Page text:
Jessica Taylor

Jessica Taylor is the lead digital political reporter for NPR. Based in Washington, D.C., she covers the 2016 elections and national politics for NPR digital.

Before joining NPR in May 2015, Taylor was the campaign editor for The Hill newspaper where she oversaw the newspaper's 2014 midterm coverage, managed a team of political reporters and wrote her own biweekly column.

Prior to The Hill, Taylor was a writer and producer for MSNBC's "The Daily Rundown with Chuck Todd" and a contributor to the NBC News Political Unit. She covered and reported on the 2012 election as a senior analyst for The Rothenberg Gonzales Political Report. Her quotes have appeared in The New York Times, Washington Post, Wall Street Journal, and USA Today, as well as several state and regional newspapers across the country. Taylor has also appeared on MSNBC, Fox News, C-SPAN, CNN and other local network affiliates.

On Election Night 2012, Jessica served as an off-air analyst for CBS News in New York, advising producers and reporters on House and Senate races.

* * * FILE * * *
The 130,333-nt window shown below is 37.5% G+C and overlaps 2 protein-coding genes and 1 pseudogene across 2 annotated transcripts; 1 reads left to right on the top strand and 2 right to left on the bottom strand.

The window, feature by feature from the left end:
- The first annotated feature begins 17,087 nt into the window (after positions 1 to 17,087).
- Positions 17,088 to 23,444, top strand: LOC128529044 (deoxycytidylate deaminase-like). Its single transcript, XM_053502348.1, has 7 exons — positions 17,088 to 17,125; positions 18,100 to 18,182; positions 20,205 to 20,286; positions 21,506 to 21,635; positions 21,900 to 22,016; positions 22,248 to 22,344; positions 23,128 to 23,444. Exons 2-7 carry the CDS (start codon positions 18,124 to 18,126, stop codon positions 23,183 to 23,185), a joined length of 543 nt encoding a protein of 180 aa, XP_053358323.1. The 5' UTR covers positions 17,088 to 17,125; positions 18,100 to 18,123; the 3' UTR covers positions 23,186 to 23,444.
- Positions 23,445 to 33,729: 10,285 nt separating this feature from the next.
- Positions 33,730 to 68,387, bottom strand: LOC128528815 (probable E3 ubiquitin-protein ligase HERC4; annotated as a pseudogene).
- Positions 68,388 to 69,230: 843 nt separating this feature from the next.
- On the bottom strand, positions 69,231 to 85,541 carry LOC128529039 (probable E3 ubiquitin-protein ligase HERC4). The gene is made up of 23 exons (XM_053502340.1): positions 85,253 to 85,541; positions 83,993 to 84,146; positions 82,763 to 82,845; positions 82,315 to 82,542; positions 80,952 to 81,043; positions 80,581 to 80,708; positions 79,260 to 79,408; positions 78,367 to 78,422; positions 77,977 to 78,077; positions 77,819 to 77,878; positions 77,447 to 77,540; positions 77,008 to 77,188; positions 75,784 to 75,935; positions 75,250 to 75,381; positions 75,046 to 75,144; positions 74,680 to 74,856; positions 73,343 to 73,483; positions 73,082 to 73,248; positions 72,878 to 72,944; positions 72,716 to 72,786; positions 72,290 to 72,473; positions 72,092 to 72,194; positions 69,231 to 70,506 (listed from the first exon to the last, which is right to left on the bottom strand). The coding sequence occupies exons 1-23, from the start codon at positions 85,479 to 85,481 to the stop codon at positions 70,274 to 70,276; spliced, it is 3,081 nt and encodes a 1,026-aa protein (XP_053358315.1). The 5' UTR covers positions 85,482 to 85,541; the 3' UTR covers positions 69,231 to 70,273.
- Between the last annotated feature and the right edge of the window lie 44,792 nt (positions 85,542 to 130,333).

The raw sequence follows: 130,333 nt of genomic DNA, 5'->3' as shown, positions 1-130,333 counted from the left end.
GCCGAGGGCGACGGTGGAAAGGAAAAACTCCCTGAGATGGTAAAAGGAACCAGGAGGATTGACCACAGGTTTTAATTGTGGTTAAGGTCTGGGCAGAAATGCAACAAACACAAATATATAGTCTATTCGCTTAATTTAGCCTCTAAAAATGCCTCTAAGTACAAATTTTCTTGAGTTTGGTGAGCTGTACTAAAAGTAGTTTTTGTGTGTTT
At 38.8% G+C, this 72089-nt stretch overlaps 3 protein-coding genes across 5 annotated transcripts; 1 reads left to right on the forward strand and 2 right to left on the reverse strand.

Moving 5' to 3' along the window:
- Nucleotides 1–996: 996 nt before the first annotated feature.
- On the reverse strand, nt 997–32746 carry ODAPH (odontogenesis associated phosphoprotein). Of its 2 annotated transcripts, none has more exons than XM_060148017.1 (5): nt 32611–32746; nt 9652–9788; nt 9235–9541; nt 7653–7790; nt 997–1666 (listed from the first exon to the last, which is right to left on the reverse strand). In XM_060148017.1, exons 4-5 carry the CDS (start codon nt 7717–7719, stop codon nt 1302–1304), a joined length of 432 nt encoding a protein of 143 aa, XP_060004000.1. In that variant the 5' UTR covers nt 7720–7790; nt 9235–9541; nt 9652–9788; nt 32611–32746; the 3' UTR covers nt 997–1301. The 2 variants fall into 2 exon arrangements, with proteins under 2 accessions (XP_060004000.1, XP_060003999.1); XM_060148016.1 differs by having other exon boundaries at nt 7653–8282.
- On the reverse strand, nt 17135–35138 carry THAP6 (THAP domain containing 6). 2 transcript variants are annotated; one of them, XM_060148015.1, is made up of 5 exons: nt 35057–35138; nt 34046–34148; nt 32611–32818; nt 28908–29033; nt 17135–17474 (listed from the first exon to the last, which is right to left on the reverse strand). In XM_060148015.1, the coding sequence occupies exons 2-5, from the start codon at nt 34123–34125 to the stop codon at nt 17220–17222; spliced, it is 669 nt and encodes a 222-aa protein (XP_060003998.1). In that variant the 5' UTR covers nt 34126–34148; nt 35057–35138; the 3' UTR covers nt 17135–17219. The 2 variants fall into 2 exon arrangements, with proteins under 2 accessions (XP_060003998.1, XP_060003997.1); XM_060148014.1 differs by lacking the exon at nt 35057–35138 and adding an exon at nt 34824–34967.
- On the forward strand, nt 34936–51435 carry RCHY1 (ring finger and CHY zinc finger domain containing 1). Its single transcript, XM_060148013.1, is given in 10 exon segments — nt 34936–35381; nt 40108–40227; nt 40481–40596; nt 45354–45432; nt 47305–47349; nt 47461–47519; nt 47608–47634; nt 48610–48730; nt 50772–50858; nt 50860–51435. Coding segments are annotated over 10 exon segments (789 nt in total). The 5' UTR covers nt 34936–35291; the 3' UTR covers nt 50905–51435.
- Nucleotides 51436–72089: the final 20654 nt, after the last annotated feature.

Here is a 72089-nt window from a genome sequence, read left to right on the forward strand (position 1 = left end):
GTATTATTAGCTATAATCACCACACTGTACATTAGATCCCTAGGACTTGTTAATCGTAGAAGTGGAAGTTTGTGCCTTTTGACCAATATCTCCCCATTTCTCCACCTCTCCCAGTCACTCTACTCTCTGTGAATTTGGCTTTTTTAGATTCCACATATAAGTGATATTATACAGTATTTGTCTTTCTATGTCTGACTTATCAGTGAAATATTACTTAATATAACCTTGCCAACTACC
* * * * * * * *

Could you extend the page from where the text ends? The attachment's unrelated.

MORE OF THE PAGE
Previously, Jessica was editor of National Journal's "House Race Hotline" and Assistant Editor for POLITICO during the 2010 midterms. She began her career in Washington as the research director for The Almanac of American Politics.

A native of Elizabethton, Tenn., she is a graduate of Furman University in Greenville, S.C. and now lives in Alexandria, Va.

Ted Cruz and Donald Trump split victories on Saturday, with the Texas senator posting big wins in the Kansas and Maine GOP caucuses and the real estate mogul winning the Kentucky caucuses and Louisiana primary.

In the Democratic race, Vermont Sen. Bernie Sanders notched victories in the Kansas and Nebraska caucuses, while former Secretary of State Hillary Clinton won the Louisiana primary.

The Republicans: Cruz emerges as leading anti-Trump candidate

Republican Ben Carson confirmed during his speech at the annual Conservative Political Action Conference that he is ending his bid for the White House.

The famed neurosurgeon had implied he was dropping out on Wednesday after a disappointing Super Tuesday finish, and he skipped Thursday night's debate in his hometown of Detroit.